Can’t find it now, wish I could but basically, I’d like to introduce someone today who is that type, a man’s man, the type enormously popular with men and perhaps a bit less so with women.
Joel Corey is not a name you’ve probably ever heard [the man with two first names they called "Smithy" to give him a surname]. And he’s fine with you never hearing of him – he nourishes obscurity. Here are some of the things said of him, as he doesn’t do any saying himself:
There is an old axiom that doubles as a warning: it’s the quiet ones you need to be wary of. When the squeaky wheel gets the most oil, it’s the silent one that’s just going about its business.
When it comes to quiet ones going about their business with the most minimal fanfare, Joel Corey might be the ultimate silent achiever, a footballer who has done it all and earned the full respect of his peers.
For a man who has won about every club award and has three premiership notches on his belt, he’s the engine room of the team, the one in the middle doing the hard things. Yet so self-effacing:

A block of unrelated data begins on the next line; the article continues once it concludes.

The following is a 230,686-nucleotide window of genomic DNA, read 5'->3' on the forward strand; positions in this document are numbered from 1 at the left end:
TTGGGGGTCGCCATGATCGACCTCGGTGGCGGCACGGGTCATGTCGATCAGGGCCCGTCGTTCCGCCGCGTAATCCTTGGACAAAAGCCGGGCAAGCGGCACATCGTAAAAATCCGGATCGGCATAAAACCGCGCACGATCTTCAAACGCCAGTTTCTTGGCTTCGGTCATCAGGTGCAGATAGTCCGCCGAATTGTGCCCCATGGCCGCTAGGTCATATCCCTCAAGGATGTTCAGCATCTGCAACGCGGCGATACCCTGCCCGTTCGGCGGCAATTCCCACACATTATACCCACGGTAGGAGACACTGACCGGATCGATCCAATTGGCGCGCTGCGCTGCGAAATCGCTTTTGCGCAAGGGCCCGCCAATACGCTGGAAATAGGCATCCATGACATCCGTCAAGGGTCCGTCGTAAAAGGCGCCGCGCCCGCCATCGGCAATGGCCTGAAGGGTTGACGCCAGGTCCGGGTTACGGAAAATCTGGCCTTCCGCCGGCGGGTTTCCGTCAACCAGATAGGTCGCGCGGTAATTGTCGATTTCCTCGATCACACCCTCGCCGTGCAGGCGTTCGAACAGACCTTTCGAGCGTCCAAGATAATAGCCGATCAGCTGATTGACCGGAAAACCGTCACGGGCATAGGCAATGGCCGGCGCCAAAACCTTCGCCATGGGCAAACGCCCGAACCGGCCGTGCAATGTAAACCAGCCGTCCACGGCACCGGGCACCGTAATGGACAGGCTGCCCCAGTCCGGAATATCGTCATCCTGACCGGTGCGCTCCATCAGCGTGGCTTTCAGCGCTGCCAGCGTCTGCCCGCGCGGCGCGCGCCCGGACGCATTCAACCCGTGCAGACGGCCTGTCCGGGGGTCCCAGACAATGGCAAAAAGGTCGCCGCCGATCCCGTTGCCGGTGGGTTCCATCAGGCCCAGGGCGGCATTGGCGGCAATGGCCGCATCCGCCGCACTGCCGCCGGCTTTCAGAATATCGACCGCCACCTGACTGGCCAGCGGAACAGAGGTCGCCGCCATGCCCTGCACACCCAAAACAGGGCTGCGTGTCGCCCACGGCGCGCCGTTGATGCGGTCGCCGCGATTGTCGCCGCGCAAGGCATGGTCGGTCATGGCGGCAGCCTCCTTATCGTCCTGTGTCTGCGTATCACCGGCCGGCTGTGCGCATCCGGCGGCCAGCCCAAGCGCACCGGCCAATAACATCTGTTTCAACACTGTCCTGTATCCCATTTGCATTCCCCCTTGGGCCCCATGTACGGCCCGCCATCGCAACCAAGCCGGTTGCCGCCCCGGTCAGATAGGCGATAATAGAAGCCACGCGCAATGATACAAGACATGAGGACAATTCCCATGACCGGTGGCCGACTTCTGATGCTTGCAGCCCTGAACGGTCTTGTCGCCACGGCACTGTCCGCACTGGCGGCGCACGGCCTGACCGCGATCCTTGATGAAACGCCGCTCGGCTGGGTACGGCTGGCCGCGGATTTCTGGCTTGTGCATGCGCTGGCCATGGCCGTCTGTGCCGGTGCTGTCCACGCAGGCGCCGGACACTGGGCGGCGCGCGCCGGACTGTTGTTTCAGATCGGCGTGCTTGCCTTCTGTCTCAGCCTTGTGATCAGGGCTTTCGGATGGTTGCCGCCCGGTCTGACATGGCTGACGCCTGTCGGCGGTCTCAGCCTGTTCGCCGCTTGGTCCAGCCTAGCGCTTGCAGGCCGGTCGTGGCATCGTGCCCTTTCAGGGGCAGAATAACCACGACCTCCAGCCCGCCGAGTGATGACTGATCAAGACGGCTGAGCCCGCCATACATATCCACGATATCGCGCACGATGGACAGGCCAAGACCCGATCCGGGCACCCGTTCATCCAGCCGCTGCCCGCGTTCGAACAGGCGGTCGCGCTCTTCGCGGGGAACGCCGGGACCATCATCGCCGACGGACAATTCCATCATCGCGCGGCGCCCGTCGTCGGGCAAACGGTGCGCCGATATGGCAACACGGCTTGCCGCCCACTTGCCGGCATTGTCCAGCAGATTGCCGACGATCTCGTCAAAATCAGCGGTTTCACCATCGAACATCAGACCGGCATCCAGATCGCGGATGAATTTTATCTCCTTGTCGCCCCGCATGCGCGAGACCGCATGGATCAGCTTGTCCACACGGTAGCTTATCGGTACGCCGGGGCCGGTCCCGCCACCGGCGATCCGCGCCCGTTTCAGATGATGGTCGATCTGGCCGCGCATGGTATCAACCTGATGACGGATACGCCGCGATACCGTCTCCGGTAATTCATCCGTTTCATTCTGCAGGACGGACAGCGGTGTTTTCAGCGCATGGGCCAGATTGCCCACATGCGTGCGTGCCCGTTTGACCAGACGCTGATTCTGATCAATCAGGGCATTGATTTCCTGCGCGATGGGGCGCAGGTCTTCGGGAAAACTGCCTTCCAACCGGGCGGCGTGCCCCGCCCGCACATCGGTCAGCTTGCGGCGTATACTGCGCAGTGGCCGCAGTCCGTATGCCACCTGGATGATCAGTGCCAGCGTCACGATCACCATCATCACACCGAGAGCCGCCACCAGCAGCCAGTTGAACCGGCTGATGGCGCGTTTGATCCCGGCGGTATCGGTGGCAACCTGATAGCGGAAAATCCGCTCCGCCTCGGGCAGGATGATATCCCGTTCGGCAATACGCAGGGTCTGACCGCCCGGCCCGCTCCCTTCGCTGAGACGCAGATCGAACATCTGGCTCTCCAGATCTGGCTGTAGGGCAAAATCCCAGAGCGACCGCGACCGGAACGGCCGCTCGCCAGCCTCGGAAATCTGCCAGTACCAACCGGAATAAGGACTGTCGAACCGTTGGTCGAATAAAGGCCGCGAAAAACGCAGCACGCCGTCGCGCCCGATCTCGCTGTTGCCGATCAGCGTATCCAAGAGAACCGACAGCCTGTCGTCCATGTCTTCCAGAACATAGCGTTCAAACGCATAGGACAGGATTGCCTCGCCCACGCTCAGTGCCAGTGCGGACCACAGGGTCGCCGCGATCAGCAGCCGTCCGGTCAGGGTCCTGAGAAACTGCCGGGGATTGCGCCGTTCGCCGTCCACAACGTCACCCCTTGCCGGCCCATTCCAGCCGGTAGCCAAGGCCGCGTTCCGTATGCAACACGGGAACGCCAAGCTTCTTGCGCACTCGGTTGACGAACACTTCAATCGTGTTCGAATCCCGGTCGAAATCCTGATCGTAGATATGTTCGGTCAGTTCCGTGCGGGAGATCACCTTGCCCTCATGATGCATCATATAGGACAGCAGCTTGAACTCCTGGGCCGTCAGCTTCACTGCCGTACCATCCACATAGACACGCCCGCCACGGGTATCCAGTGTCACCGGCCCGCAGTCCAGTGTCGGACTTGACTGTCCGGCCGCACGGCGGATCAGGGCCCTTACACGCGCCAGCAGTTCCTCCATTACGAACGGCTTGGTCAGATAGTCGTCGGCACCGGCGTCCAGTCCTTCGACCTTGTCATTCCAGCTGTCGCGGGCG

You can tell the quality of a person by the types of people who praise him and the types of people who detest him. In that clip just now was a eulogy of Corey by a guy called David Wojcinski. To get an idea of the latter, have a look at this:
Wojo is spectacular, of course but unsurprisingly, there’s far less footage of Corey available. Here’s his trademark, as a midfielder/halfback:
… but he can do the striker act on occasions when he sets his mind to it:
He’s not exactly a thug, far from it, Joel Corey but when he tackles, the guy tackled stays tackled. When he himself is tackled, he tends to stand still, turn around and look for someone to pass to. He prefers to do his talking on the field.
The opposition manager of one of the top three sides said prior to the game yesterday that he’d prefer it wasn’t Joel Corey’s 250th. He knew that the whole team would lift out of respect for this man … and they did.
Out-and-out champions scramble to add accolades:
Cameron Ling, the now retired Geelong 2011 Premiership captain, rates Corey his favourite all-time player when speaking of the club’s golden era: “And it is because of people like Joel Corey and Corey Enright, who didn’t want to be seen as superstars or to be the highest paid players at the club. They have been happy to remain in the background.”
All the assessments say the same type of thing.
Filed under: Society & human issues